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Archive for September, 2012

A “Real Name” Law?

According to,

On Thursday last week, eight judges in South Korea’s Constitutional Court unanimously struck down a law requiring the use of real names online on the grounds that it violated the constitutional right to free speech.

Would the Canadian Charter or other law produce the same effect if Parliament passed a similar statute?

Is there any remedy against a private service provider sought to enforce such a policy? I know that Facebook states that users must use their real names, bit I also know that that rule is not universally applied. (It is a bit hard to . . . [more]

Posted in: Substantive Law: Foreign Law, Technology: Internet, ulc_ecomm_list

K-K-K-K-K Katmandu

But for the moment we’ll stick to k-k-k-k-k-causation and contribution.

Does Clements-Resurfice material contribution apply between tortfeasors claiming contribution?

Is there any reason in principle not to allow contribution between tortfeasors where their liability to the plaintiff is based on material contribution?

I can’t see one.

(Other than that if we take Clements at face value its ratio deals only with causation of injury in claims for damages in claims based on negligence.)

In principle, there is nothing about the material contribution doctrine to risk doctrine that necessarily limits it to being a basis for causation of plaintiff’s claims for . . . [more]

Posted in: Substantive Law, Substantive Law: Judicial Decisions

Breaking Up With eBooks

Current Cites recently ran a description of a spirited rejection of the current (broken, expensive) eBook offerings from publishers, from Sarah Houghton, Director of California’s San Rafael Public Library:

As the technically-savvy library director for the San Rafael Public Library (CA), the author can be considered on the front lines of the disaster known as e-books in libraries. And this post makes it clear that she’s fed up and won’t take it any more. Using a brilliant metaphor of breaking up with a “bad boyfriend”, Houghton skewers the e-book publishing industry.

(some NSFW language in the wall of text, but . . . [more]

Posted in: Legal Information: Publishing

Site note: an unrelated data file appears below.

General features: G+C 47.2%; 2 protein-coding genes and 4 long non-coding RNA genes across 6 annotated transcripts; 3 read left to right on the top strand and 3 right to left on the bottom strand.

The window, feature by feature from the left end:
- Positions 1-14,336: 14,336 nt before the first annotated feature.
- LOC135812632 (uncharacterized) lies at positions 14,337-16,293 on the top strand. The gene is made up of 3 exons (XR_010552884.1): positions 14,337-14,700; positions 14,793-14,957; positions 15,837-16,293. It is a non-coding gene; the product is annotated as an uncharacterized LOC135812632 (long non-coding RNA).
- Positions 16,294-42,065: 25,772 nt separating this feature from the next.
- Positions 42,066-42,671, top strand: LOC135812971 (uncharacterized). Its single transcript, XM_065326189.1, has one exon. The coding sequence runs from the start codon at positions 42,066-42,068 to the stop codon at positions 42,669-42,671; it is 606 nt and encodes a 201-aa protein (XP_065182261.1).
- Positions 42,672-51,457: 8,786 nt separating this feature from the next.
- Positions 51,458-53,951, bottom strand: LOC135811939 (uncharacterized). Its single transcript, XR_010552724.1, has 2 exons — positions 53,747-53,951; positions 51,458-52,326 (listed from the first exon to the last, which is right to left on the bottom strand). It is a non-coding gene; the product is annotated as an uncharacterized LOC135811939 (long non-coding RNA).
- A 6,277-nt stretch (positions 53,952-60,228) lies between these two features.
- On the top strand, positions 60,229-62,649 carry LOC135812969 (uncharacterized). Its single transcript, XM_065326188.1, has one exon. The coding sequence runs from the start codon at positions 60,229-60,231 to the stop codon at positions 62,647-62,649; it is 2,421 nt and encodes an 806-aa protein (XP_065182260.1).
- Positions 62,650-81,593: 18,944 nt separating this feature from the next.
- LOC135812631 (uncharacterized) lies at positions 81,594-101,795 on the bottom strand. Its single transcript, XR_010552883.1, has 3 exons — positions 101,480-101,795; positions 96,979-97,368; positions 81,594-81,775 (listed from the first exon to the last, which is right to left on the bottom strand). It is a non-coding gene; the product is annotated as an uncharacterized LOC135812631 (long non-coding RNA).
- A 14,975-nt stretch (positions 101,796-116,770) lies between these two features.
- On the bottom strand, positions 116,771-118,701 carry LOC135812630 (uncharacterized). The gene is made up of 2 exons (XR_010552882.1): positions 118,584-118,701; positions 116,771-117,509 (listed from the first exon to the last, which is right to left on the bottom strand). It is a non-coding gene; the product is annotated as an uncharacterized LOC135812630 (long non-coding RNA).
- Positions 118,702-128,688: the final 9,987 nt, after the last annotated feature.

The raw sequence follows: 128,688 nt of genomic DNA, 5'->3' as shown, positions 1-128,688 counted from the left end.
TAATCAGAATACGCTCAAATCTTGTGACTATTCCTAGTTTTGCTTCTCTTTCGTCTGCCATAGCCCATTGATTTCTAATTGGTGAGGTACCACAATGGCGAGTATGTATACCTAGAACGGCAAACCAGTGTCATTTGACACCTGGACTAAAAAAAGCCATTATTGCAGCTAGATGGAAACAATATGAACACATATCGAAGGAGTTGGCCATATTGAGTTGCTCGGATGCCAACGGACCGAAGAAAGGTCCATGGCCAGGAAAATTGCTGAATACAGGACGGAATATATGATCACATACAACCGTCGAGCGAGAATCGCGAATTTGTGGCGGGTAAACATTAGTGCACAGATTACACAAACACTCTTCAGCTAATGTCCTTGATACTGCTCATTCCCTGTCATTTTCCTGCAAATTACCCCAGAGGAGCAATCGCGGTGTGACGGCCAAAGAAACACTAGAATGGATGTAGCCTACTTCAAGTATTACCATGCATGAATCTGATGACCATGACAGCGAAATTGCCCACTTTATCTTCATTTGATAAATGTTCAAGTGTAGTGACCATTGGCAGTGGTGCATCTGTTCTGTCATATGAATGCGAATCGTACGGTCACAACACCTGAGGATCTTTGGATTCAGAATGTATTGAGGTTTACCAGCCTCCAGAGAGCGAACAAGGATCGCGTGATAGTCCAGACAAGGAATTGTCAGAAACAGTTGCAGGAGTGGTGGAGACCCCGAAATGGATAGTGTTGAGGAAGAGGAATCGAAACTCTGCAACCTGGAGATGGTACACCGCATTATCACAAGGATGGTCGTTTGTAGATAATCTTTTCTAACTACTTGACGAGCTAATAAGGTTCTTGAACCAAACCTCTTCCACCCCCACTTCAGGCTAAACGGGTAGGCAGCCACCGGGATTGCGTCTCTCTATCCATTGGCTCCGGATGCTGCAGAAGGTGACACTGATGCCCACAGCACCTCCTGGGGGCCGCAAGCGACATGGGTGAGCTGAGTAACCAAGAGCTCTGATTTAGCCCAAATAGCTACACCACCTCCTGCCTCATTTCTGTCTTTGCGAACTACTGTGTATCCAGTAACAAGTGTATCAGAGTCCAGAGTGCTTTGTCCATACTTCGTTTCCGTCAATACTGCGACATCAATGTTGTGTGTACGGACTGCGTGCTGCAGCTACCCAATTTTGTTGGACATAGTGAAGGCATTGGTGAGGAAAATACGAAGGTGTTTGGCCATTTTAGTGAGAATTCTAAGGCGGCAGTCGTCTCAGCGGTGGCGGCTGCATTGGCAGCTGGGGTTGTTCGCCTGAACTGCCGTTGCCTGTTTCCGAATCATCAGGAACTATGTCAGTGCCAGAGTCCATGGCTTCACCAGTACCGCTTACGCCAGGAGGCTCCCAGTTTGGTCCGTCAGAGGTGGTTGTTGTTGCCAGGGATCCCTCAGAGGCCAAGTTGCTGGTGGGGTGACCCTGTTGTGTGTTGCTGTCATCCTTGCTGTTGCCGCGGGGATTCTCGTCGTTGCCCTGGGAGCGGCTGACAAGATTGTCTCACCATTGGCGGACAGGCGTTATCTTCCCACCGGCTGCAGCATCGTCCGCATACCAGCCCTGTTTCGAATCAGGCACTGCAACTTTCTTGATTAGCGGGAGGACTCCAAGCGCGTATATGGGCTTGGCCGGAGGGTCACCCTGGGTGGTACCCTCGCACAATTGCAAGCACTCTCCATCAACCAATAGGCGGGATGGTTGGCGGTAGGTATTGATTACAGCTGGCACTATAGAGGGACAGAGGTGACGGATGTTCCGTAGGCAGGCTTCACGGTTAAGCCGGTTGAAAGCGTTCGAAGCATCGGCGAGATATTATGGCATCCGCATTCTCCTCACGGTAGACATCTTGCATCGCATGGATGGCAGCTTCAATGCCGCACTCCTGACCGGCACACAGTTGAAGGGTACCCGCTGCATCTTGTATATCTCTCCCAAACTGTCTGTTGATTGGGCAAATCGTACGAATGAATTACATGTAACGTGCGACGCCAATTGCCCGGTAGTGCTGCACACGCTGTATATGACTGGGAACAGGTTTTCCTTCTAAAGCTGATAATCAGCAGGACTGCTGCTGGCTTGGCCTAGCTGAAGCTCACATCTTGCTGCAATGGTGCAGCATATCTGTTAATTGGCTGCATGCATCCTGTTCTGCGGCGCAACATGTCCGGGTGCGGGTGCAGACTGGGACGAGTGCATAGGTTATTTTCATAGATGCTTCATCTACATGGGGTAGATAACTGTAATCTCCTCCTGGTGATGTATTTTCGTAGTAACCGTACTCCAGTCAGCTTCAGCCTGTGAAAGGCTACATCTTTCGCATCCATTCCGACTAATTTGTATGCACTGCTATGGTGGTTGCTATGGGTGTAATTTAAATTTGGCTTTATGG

Whither Stanley?

As I write this the NHL is roughly 12 hours away from locking out the players for the third time in a row; right about now you are thinking that this is going to be a post about labour law (note labour spelled the proper way-with a “u”); but that is not the case. This post is going to trend closer to property law. You may recall that during the last NHL lockout a question arose as to the ownership and awarding of the Stanley Cup which arose in part from Lord Stanley’s words in 1892 when he wrote:


. . . [more]
Posted in: Legal Information, Substantive Law: Judicial Decisions

The Friday Fillip: Novelty Songs

I wrote last week about memory and dredged up a strange novelty song, Purple People Eater, to make some point or other. Which got me thinking about novelty songs. So here’s a more or less random, and certainly idiosyncratic, set of those catchy, silly (or even daft), bits of nonce music that once were all the rage but now seem to have disappeared (whether in favour of earnestness or coolness unalloyed, I’m can’t say, being fairly unattached to the current pop music scene). Please feel free to disabuse me of this and point to current novelty tunes — or simply . . . [more]

Posted in: Miscellaneous

Marketing Effort Must Allow for Business Development

Stop marketing. Stop all the events, sponsorships and advertising. Stop updating your website, the firm blog and lawyer bios. Stop all the busy work that is often necessary in legal marketing.

If you don’t, you (and your lawyers) are at risk of not making adequate time to zero in on critical business development activities that bring in new work. The marketing function exists to build your reputation, raise your profile, establish credibility and generate interest. It will also help to identify where relationships stand and perhaps even the needs of your clients and prospects. And this is where marketing passes . . . [more]